Unexecuted design for remodelling the pre-fire cathedral, 1666. Five presentation drawings by Wren (45-49):
45 - AS II.4. Plan of crossing, drawn to a scale of 16 ft to an inch (drawn scale). Brown ink over pencil and scorer, shaded with grey, blue, pink, and yellow washes. 433 x 498 mm. Watermark: Strasbourg bend; AI. Signed in scale banner: C. WREN. Circles are scored over the crossing piers, presumably to denote spiral staircases approximately 6 ft wide. Pricked through.
46 - AS II.6. Elevation of crossing and section through nave, looking E. Drawn scale: 16 ft to an inch. Brown ink over pencil and scorer, shaded with grey, brown, blue, and yellow washes. 663 x 445 mm (in two pasted sheets: main sheet, 558 x 445 mm, with a narrow strip of paper across the top corresponding to the top half of a pineapple finial, 116 x 445 mm). Watermark in main sheet: Strasbourg bend. Signed in roof timbers: C. WREN. Two semicircles are scored over the nave roof. These relate to the barrel vault of the nave and are 92 ft and 100 ft above floor level. Circles are scored to either side of the roof timbers, denoting clerestory windows 9 ft wide on the cardinal face of the octagonal basement of the drum.
47 - AS II.7. Long section through nave, choir, and crossing, looking N. Drawn scale: 16 ft to an inch. Brown ink over pencil and scorer, shaded with grey, brown, blue, and yellow washes. 572 x 440 mm. Watermark: Strasbourg bend. Signed in roof timbers: C.WREN 1666.
48 - AS II.5. Plan of dome at roof, drum, lantern, and finial levels. Drawn scale: 16 ft to an inch. Brown ink over pencil and scorer, shaded with grey, brown, blue, pink, and yellow washes. 276 x 260 mm. Watermark: Strasbourg bend (top part missing). Signed in scale banner: C. WREN. Pricked through.
49 - AS II.3. Scheme for encasing the nave piers. Plan of single pier at pedestal and pilaster levels, drawn to a scale of 1 ft 8 in. to an inch. Brown and pink ink over scorer, shaded with brown and pink washes. The existing fabric is shaded brown. The proposed work is edged in pink at pedestal level and washed and edged in pink at pilaster level. 248 x 246 mm. Watermark: Strasbourg bend. Signed in bottom shaft: C.WREN. Pricked through.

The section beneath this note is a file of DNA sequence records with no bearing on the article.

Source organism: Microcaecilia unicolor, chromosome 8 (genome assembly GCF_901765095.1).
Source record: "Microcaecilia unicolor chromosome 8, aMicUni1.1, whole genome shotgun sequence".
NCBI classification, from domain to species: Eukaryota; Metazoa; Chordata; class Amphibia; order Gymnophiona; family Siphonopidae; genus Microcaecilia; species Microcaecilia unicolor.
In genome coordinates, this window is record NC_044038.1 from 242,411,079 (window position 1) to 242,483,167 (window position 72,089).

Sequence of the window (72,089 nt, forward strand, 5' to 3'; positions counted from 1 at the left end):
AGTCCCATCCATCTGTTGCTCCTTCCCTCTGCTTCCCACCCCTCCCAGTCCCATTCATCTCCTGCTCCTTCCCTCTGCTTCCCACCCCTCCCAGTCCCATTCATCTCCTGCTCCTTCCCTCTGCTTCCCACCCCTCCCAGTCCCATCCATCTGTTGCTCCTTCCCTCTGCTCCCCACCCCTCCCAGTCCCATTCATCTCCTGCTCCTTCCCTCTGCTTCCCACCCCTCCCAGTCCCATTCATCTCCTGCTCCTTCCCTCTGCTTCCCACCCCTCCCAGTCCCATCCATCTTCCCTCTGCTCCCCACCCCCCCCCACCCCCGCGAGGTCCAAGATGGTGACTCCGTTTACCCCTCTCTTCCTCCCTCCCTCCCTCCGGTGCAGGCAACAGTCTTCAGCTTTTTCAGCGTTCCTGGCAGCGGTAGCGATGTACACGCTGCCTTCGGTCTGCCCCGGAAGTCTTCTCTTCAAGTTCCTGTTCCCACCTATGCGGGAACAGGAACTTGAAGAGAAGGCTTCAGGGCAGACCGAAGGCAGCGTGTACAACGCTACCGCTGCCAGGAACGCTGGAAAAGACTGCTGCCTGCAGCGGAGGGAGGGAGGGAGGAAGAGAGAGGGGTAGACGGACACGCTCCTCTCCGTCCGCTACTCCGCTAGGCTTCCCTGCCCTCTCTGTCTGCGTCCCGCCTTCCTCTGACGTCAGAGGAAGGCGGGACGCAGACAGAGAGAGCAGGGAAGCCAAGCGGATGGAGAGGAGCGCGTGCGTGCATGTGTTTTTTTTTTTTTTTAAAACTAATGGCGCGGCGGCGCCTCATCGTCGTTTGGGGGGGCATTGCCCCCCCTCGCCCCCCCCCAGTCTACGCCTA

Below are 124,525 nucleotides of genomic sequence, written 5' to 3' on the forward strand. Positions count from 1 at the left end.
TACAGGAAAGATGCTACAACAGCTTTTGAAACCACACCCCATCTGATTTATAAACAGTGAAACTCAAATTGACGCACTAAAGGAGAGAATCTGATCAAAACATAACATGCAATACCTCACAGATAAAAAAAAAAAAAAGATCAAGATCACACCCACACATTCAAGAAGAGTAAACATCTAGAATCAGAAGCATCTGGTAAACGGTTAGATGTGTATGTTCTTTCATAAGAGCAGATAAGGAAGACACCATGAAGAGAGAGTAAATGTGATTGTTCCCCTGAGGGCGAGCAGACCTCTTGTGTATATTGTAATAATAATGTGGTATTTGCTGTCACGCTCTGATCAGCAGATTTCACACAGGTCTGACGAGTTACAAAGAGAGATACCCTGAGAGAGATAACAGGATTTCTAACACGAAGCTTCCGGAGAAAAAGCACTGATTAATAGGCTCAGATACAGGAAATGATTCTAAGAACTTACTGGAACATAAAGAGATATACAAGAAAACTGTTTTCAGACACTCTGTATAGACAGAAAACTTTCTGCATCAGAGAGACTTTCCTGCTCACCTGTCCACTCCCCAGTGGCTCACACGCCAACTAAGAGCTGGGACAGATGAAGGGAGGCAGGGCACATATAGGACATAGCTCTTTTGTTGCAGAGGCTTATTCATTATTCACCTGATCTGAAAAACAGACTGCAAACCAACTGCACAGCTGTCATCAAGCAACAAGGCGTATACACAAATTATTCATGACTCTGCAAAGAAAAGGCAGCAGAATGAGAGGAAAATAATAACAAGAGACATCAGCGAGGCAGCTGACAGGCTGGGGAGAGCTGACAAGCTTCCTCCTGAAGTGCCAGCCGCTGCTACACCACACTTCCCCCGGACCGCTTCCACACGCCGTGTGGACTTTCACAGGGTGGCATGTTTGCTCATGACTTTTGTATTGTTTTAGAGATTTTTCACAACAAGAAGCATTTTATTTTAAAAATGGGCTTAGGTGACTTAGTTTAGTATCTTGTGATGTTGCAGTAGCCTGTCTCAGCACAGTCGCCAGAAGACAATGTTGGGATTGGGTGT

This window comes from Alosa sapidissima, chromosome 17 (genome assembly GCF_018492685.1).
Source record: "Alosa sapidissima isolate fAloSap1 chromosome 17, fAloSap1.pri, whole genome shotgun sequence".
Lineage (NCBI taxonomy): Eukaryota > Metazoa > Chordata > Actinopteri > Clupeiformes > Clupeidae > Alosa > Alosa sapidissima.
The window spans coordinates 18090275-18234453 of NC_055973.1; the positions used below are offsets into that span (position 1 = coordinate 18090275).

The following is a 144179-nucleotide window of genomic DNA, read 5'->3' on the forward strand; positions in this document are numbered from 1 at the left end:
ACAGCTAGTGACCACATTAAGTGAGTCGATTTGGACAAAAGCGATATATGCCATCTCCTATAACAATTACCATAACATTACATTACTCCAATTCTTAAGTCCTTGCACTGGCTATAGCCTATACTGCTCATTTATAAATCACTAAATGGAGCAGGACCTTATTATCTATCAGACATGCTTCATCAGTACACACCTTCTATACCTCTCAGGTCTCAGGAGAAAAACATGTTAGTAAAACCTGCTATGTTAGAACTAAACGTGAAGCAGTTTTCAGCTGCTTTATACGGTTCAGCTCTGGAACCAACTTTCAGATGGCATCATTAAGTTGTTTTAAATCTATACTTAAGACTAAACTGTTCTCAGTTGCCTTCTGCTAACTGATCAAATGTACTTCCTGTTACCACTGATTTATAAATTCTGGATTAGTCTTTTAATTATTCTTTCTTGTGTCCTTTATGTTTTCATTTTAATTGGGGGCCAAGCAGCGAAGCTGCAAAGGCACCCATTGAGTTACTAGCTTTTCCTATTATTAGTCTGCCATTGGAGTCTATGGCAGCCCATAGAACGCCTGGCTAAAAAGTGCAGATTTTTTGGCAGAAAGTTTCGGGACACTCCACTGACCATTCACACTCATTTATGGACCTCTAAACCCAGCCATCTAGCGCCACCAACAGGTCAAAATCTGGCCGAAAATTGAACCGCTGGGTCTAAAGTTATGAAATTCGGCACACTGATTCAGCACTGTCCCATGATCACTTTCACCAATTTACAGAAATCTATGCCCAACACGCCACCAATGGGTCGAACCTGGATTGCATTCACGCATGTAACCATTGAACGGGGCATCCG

Note to 45-49: A commission for restoring the cathedral was established in April 1663 (WS 13.13). Wren was not a member, and the commissioners initially approached Sir John Denham (Surveyor-General of the King's Works), John Webb (the 'Surveyor Assistant') and Edward Marshall (Master Mason to the Crown), before soliciting advice from Roger Pratt and Hugh May (WS 13.13–19; Higgott 2004a, 183–84). When and by whom Wren was first approached are not recorded, but in a lengthy report dated 1 May 1666 (Wren 1750/1965, 274–77; WS 13.15–17; Soo 1998, 48–55) he proposed 'cutting of[f] the inner Corners of the Cross, to reduce the middle part into a spacious Dome or rotunda', exactly as drawn. On 5 August he informed Dean William Sancroft that he had
'with a great deale of paines finished the designes […] if they may be useful, if it happen they bee not thought soe I shall not repent the great satisfaction and pleasure I have taken in the contrivance, which aequalls that of poetry or composition in Musick' (WS 13.45).
Wren's ambitious proposal was championed behind the scenes by Humphrey Henchman, Bishop of London (BL, Harleian MS 3785), and at a 'conference' held at the cathedral on 27 August Wren's drawings were formally approved (Evelyn 1955, 3.448–49). Within days of this, however, all discussion was rendered obsolete by the calamity of the Great Fire.
Wren's drawings envisage the total reconstruction of the crossing. The dome is carried on four massive piers, enclosing an enlarged crossing and blocking the ends of the aisles. The dome recalls Bramante's designs for St Peter's (as illustrated in Serlio) and the double-shell structures Wren had seen in Paris. The pineapple finial was probably inspired by a passage in one of Palladio's Roman guides, where it is (erroneously) stated that the Pantheon was originally surmounted by the giant pineapple today in the Cortile del Belvedere (Hart and Hicks 2006, 110; reference due to Deborah Howard). The interior of the nave, which had been left unchanged by Jones, is remodelled – in Wren's words – 'after a good Roman manner', with Corinthian pilasters, a gallery, and saucer domes. The choir is left untouched. Wren's drawings provide an important record of the pre-fire cathedral; according to Parentalia, they were based on 'an accurate Survey of the whole Structure, even to Inches' (Wren 1750/1965, 273).
[WS 1, pls. 5–8; Webb 1937, 50–52; Sekler 1956, 111–12; Downes 1971a, 138–39; Whinney 1971, 33–36; Downes 1982a, 46–50; Downes 1982b, 74; Downes 1988, 12–15; Downes 1991, 27–29; Summerson 1953/93, 184–85; Soo 1998, 34–55; Jardine 2002, 223–33; Higgott 2004a, 183–86]